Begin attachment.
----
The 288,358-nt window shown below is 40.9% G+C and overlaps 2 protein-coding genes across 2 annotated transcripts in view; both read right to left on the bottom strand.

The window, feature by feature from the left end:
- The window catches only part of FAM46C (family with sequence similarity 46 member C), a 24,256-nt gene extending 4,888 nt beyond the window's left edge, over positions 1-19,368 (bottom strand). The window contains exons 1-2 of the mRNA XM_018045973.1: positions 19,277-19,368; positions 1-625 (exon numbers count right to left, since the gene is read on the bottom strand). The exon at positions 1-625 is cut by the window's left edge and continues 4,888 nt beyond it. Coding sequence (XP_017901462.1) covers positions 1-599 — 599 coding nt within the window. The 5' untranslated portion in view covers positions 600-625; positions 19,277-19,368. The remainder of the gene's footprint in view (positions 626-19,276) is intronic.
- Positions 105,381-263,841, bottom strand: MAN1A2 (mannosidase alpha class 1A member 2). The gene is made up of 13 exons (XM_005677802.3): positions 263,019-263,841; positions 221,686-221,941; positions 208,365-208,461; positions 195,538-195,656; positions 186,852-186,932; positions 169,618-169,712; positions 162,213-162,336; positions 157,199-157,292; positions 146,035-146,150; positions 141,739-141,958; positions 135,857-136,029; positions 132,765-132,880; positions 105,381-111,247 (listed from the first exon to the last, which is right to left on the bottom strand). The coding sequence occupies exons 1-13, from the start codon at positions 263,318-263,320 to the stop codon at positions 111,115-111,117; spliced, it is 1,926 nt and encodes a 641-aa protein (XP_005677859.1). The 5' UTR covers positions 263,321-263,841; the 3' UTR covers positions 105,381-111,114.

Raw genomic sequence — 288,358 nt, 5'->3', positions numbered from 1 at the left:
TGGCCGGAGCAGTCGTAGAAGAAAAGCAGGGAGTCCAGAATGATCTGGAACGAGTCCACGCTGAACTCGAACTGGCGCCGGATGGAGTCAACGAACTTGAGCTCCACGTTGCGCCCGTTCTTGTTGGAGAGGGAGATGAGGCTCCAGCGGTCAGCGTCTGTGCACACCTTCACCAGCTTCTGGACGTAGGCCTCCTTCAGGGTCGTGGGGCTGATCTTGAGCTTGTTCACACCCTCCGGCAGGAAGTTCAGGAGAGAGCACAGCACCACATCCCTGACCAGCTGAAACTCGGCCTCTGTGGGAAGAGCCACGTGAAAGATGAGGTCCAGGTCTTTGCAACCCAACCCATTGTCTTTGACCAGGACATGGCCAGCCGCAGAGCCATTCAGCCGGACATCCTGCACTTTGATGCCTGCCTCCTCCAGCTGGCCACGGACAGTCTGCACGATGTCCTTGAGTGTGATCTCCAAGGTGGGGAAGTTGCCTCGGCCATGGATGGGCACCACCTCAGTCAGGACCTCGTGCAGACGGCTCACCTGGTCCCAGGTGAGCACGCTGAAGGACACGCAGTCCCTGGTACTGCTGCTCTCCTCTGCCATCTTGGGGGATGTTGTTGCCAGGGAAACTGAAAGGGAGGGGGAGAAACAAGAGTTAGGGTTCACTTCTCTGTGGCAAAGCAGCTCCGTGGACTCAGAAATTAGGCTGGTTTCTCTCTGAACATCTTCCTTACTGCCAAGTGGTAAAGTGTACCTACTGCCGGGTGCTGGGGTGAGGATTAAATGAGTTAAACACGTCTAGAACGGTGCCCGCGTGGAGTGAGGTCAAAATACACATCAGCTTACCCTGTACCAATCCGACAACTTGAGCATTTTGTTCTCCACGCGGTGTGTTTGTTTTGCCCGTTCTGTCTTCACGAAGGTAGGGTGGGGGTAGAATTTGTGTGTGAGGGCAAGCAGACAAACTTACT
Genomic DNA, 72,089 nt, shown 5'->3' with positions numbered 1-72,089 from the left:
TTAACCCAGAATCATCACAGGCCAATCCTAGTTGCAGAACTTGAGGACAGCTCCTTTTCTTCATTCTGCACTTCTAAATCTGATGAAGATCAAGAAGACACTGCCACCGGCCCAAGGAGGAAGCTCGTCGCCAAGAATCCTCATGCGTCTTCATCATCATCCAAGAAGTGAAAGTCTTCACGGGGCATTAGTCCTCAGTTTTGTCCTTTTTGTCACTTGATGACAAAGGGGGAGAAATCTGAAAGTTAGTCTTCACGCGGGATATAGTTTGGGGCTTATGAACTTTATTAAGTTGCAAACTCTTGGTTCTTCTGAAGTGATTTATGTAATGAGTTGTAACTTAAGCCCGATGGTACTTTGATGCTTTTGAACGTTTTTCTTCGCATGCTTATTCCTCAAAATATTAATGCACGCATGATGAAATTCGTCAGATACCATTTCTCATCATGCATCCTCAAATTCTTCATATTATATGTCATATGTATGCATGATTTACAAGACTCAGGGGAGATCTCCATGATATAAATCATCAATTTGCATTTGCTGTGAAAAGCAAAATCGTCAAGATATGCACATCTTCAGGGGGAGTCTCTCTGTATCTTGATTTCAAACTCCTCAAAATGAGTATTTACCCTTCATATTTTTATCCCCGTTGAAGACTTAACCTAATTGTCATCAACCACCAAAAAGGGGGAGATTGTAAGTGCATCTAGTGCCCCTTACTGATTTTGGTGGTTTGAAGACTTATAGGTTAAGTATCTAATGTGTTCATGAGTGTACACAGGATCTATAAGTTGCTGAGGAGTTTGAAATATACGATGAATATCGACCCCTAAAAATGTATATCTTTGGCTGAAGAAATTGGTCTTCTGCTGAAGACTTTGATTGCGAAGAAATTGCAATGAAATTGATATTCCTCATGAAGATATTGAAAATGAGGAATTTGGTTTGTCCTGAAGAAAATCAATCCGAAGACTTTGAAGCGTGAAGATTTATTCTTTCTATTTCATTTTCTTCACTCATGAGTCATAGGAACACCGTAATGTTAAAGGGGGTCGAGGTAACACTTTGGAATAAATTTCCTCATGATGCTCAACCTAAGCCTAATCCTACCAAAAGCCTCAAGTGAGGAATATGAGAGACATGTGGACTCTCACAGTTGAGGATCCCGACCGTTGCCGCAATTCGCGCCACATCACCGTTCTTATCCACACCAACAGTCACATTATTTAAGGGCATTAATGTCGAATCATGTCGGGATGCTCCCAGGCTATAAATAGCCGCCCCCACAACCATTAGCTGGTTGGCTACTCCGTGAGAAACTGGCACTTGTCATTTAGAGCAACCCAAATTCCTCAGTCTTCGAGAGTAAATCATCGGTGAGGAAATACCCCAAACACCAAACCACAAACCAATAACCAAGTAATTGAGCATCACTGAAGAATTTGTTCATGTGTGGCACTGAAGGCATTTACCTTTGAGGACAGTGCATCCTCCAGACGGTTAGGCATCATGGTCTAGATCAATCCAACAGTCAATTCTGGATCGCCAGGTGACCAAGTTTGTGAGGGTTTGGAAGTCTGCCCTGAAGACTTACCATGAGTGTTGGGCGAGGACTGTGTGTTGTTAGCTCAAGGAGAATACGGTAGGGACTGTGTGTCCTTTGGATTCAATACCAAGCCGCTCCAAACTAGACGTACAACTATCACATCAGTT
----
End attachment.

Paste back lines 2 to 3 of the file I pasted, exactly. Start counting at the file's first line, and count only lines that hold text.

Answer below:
The window, feature by feature from the left end:
- The window catches only part of FAM46C (family with sequence similarity 46 member C), a 24,256-nt gene extending 4,888 nt beyond the window's left edge, over positions 1-19,368 (bottom strand). The window contains exons 1-2 of the mRNA XM_018045973.1: positions 19,277-19,368; positions 1-625 (exon numbers count right to left, since the gene is read on the bottom strand). The exon at positions 1-625 is cut by the window's left edge and continues 4,888 nt beyond it. Coding sequence (XP_017901462.1) covers positions 1-599 — 599 coding nt within the window. The 5' untranslated portion in view covers positions 600-625; positions 19,277-19,368. The remainder of the gene's footprint in view (positions 626-19,276) is intronic.